During the first week of July, Houstonians learned that the land and building housing community radio station KPFT 90.1 was for sale. Shortly thereafter, OutSmart learned that the station’s new general manager, David Baes, is moving on.
Baes has accepted a position with a PBS-affiliated station in another city, but he notes that he is pleased with the progress he made in his short six-month tenure with KPFT. Thanks to his extensive engineering know-how, the station’s regional translator towers are now in full service, and there is a new program-automation system allowing the station’s host-producers to broadcast their own shows.
“Things were coming along nicely,” Baes states. “We are seeing the donations go up and the listener numbers stabilize. Due to the automation, the producers can now really take ownership of their shows. It eliminates a middleman. KPFT is in a good position to grow.”
While the station is largely operated by local volunteers, it is not locally owned. KPFT is one of five listener-sponsored radio stations under the ownership of the national nonprofit Pacifica Foundation. Pacifica established the concept of community radio in 1949, and it currently owns stations in New York City, Washington DC, Los Angeles, San Francisco, and Houston.
On July 4, the Pacifica’s Foundation emailed a statement to KPFT’s members that summarized its objectives for the station:
“Pacifica is in the process of relocating [the offices of] KPFT, our Houston station, to another site in Houston which can best suit our needs. KPFT’s existing building holds a very special and sentimental meaning for the Pacifica community. Projected costs for the major repair and restoration of the building proved to be prohibitive and the property is now on the market. As a result of a favorable real estate market in the Houston area we expect to use part of the proceeds from the sale of the building to pay down the principal on our outstanding loan and still have sufficient funds left over to finance the relocation of the building.”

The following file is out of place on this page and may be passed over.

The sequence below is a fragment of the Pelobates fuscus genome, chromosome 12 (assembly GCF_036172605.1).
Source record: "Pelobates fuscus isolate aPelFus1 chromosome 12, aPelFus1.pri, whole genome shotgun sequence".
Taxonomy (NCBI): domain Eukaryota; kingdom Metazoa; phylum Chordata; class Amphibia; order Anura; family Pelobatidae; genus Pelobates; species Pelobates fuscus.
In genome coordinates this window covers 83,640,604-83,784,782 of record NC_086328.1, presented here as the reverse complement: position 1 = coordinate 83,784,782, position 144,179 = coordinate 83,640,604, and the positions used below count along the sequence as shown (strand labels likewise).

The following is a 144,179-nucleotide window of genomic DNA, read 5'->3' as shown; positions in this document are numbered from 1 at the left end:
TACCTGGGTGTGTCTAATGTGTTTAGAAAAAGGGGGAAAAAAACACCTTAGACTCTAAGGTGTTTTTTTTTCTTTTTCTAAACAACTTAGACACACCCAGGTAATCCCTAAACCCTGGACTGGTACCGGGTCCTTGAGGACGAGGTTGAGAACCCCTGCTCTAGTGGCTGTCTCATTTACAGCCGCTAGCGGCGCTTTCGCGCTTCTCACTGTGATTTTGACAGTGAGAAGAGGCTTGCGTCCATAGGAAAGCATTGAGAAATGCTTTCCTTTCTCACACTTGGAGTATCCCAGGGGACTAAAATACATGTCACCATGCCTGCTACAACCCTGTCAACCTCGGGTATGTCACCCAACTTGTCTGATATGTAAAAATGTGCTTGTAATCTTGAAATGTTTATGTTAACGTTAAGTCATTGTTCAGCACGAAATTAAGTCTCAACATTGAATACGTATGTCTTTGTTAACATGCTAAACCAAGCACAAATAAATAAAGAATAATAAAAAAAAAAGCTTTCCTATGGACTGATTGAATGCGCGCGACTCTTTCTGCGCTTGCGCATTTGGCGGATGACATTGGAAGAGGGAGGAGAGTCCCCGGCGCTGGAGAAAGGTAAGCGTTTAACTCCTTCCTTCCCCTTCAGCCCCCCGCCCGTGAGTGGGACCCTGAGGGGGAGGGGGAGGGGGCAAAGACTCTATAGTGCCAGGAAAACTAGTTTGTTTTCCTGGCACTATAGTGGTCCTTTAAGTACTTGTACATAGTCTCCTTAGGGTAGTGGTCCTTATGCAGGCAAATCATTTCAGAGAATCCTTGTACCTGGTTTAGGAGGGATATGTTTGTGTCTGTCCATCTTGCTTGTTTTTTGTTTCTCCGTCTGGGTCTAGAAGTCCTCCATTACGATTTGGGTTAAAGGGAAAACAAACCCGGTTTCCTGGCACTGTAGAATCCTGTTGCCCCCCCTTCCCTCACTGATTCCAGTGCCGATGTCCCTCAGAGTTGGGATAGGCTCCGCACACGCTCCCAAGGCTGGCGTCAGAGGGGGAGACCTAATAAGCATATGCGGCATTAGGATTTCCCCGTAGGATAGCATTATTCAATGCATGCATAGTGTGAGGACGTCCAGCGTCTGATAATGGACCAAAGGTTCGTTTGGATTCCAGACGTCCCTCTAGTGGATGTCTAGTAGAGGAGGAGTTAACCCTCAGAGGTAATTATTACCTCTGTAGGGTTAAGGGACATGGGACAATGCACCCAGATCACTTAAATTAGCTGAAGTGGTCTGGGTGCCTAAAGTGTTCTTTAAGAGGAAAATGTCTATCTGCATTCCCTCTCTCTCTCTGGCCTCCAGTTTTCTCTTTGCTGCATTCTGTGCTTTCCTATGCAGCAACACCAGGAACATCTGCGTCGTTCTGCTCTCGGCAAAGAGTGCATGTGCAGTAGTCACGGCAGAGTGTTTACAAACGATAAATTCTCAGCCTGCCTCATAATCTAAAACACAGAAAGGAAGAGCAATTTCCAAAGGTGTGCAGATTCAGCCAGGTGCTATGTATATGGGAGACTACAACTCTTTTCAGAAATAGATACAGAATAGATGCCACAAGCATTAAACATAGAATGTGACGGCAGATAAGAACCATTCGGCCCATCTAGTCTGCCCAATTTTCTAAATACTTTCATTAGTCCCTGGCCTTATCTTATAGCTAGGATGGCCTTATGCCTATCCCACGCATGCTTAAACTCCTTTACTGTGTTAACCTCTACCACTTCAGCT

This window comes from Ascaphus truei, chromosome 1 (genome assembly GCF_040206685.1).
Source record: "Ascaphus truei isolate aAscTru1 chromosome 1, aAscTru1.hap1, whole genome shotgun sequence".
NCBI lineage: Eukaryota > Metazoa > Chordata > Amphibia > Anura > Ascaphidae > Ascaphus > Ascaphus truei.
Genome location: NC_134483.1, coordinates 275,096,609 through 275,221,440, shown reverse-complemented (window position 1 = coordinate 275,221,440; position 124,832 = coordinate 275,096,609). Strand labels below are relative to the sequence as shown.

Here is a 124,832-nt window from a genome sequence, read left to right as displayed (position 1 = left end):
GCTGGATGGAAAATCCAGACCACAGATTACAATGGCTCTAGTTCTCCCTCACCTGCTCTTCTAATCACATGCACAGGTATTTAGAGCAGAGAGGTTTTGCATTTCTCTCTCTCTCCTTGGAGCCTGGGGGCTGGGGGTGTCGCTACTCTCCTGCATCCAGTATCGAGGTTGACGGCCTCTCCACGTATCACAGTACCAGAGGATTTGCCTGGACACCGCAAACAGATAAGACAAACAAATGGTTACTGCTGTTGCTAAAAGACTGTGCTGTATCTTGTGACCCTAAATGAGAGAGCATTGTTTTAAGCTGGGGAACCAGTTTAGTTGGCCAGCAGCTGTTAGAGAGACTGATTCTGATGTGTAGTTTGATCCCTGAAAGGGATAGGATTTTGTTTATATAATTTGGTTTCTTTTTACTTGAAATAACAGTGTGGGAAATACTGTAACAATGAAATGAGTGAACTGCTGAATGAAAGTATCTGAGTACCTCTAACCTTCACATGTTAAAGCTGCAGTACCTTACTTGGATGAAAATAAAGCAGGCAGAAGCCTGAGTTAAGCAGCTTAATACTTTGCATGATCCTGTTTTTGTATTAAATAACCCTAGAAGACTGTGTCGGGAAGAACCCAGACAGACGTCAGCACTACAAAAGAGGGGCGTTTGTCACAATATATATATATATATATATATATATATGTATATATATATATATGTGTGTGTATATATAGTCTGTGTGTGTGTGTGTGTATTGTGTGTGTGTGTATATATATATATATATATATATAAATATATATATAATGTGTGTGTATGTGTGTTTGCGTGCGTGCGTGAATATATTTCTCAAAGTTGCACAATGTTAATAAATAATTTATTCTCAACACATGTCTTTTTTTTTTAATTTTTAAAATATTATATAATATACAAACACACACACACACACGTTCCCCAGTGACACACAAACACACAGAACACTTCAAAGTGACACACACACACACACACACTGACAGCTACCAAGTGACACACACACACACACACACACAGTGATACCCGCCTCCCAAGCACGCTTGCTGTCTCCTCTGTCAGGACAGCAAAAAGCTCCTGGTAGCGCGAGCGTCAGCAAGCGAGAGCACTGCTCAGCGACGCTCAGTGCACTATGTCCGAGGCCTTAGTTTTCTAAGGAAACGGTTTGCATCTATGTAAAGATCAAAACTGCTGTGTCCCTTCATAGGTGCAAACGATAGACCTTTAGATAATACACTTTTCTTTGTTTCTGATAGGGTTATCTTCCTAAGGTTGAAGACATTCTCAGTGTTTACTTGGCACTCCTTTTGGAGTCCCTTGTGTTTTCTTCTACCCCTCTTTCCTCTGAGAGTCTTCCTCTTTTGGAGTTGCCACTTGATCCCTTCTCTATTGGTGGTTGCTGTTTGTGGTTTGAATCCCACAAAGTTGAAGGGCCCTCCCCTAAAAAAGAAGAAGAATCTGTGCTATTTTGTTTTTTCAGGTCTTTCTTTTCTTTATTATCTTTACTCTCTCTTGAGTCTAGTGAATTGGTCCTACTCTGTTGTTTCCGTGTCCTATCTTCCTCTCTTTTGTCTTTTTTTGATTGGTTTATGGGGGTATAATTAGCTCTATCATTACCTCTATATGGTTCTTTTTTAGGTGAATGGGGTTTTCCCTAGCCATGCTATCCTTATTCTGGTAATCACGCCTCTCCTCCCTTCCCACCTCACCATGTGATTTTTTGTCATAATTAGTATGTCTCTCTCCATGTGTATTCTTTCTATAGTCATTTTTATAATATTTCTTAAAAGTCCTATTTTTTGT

KPFT sits on a prestigious and pricey 13,000-square-foot lot at 419 Lovett Boulevard, and the property is listed for $1.2 million in a sellers’ market.
“Pacifica told us that the money will be used to help relocate KPFT as well as pay a loan that Pacifica owed,” according to Nuri Nuri, producer of the station’s popular Nuri Nuri Blues show. “But our faith in what they have planned for us is not at its highest right now. I certainly do think there is a future for KPFT, but who knows where?”
KPFT has hosted many important programs serving the LGBTQ community since its launch in 1970, but survival has been difficult for the station. Since community radio stations have no corporate advertisers, they must rely on individual donations and volunteer talent to keep them alive. While paying the bills is a constant challenge, the five Pacifica stations are not beholden to corporate interests and thus can foster free thought, free speech, and full-frontal creativity.
Members of Houston’s LGBTQ community have long played a starring role in the operation of the station. The land and building were originally donated to KPFT in 1975 by a friend of one of the station’s original founders, pioneering queer activist Ray Hill.
Does KPFT’s board of directors have any insight into plans for the future? “I do not know what Pacifica’s end game may be,” states Niecie Williams, who chairs the station’s board. Williams has many years of experience in radio operations. “I do know what the board’s objectives are. Whether [the station] is listener-sponsored radio or commercial radio, it needs to function like an actual radio station. We intend to continue our work to secure KPFT’s position in our community for a long time to come.”
For more information on KPFT 90.1, visit kpft.org.